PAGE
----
(c) calculating on the basis of the thus memorized value pairs by a mathematical adjustment procedure the parameters α, β, γ, . . . of a relationship of the diameter as a function of the pressure D(p)=D(p, α, β, γ, . . . ), such relationship being selected to take into account the behaviour of the artery,
(d) calculating on the basis of said parameters and of each pressure value p(t) initially measured, the propagation velocity c(p) of the pressure wave generated by the cardiac function,
(e) calculating for each value of propagation velocity c(p) thus established and taking into account said distance Δx, the course time Δt(p)=Δx/c(p) of the pressure wave between said first and second locations,
(f) calculating for each pressure value p(t) initially measured, a new pressure value p[t+Δt(p)] prevailing at said first location and
(g) establishing, with the aid of the diameter value D(t) initially measured and said new pressure value at said first location, the pressure-diameter relationship D(p) of said artery at said first location.
It is also the purpose of this invention to provide an arrangement for practising the method as defined hereinabove and this by means of sensors, a calculator and a visualization screen.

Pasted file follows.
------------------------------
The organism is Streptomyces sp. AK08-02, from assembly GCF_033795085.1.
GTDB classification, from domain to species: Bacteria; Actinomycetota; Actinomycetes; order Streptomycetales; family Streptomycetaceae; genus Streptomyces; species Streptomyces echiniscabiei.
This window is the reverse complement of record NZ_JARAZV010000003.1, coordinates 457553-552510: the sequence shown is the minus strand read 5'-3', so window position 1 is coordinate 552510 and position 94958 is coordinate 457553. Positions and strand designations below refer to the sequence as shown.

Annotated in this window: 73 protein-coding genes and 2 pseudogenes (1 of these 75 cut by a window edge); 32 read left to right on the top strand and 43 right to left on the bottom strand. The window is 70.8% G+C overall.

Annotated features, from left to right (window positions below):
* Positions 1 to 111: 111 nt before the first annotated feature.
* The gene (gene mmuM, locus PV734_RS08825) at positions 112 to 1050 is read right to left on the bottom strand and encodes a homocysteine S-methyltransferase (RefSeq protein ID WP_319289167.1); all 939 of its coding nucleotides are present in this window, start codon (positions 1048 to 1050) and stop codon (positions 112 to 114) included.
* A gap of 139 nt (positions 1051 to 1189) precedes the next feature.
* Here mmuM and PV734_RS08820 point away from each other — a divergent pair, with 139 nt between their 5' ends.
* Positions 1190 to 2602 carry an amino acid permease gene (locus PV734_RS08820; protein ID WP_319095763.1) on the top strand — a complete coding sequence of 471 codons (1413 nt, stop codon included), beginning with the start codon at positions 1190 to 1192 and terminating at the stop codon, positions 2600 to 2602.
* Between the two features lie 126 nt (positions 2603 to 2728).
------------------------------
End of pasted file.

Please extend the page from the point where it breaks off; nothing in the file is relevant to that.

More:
The invention will be understood now in the light of the description to follow given by way of example and in referring to the drawings.
FIG. 1 is a schematic view of the measurement arrangement according to the invention showing an arm ending in a hand, the diameter sensor D(t) and pressure sensor p(t) being respectively arranged on the humeral artery of the arm and on one finger of the hand, and a calculator provided with a visualization screen;
FIG. 2 is a diagram showing the signal D(t) captured by the diameter sensor schematically shown on FIG. 1;
FIG. 3 is a diagram showing the signal p(t) captured by the pressure sensor schematically shown on FIG. 1;
FIG. 4 is a diagram showing a set of points D(p) resulting from the combination of the diagrams of FIGS. 2 and 3;
FIG. 5 is a diagram showing a curve resulting from an adjustment applied to the set of points of the diagram of FIG. 4;
FIG. 6 is a diagram showing a set of points D(p) for which the pressure measurement p(t) has been brought back to the location of the diameter measurement, this set showing a correction which is not optimum;
FIG. 7 is a diagram showing a set of points D(p) for which the pressure measurement p(t) has been brought back to the location of the diameter measurement, this set showing an optimum correction;